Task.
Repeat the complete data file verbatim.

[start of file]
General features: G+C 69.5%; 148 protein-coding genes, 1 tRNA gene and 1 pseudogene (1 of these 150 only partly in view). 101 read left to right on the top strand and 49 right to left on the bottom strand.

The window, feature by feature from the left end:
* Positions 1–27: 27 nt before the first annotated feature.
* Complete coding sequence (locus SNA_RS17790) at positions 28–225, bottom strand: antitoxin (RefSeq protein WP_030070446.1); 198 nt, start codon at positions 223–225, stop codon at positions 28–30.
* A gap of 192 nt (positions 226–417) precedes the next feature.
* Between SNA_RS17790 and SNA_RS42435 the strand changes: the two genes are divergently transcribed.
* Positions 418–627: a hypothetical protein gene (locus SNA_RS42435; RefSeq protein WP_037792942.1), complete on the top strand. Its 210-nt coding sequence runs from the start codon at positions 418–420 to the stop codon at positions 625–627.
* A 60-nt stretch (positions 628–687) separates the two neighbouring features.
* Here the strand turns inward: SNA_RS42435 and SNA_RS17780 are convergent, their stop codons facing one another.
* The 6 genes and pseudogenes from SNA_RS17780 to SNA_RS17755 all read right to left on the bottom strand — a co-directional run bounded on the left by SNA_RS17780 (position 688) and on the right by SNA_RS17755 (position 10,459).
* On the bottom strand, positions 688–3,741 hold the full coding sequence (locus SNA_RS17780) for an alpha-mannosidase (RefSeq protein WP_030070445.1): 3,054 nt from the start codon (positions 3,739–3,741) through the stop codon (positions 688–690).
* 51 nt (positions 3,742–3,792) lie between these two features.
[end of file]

General features: G+C 69.5%; 148 protein-coding genes, 1 tRNA gene and 1 pseudogene (1 of these 150 only partly in view). 101 read left to right on the top strand and 49 right to left on the bottom strand.

The window, feature by feature from the left end:
* Positions 1–27: 27 nt before the first annotated feature.
* Complete coding sequence (locus SNA_RS17790) at positions 28–225, bottom strand: antitoxin (RefSeq protein WP_030070446.1); 198 nt, start codon at positions 223–225, stop codon at positions 28–30.
* A gap of 192 nt (positions 226–417) precedes the next feature.
* Between SNA_RS17790 and SNA_RS42435 the strand changes: the two genes are divergently transcribed.
* Positions 418–627: a hypothetical protein gene (locus SNA_RS42435; RefSeq protein WP_037792942.1), complete on the top strand. Its 210-nt coding sequence runs from the start codon at positions 418–420 to the stop codon at positions 625–627.
* A 60-nt stretch (positions 628–687) separates the two neighbouring features.
* Here the strand turns inward: SNA_RS42435 and SNA_RS17780 are convergent, their stop codons facing one another.
* The 6 genes and pseudogenes from SNA_RS17780 to SNA_RS17755 all read right to left on the bottom strand — a co-directional run bounded on the left by SNA_RS17780 (position 688) and on the right by SNA_RS17755 (position 10,459).
* On the bottom strand, positions 688–3,741 hold the full coding sequence (locus SNA_RS17780) for an alpha-mannosidase (RefSeq protein WP_030070445.1): 3,054 nt from the start codon (positions 3,739–3,741) through the stop codon (positions 688–690).
* 51 nt (positions 3,742–3,792) lie between these two features.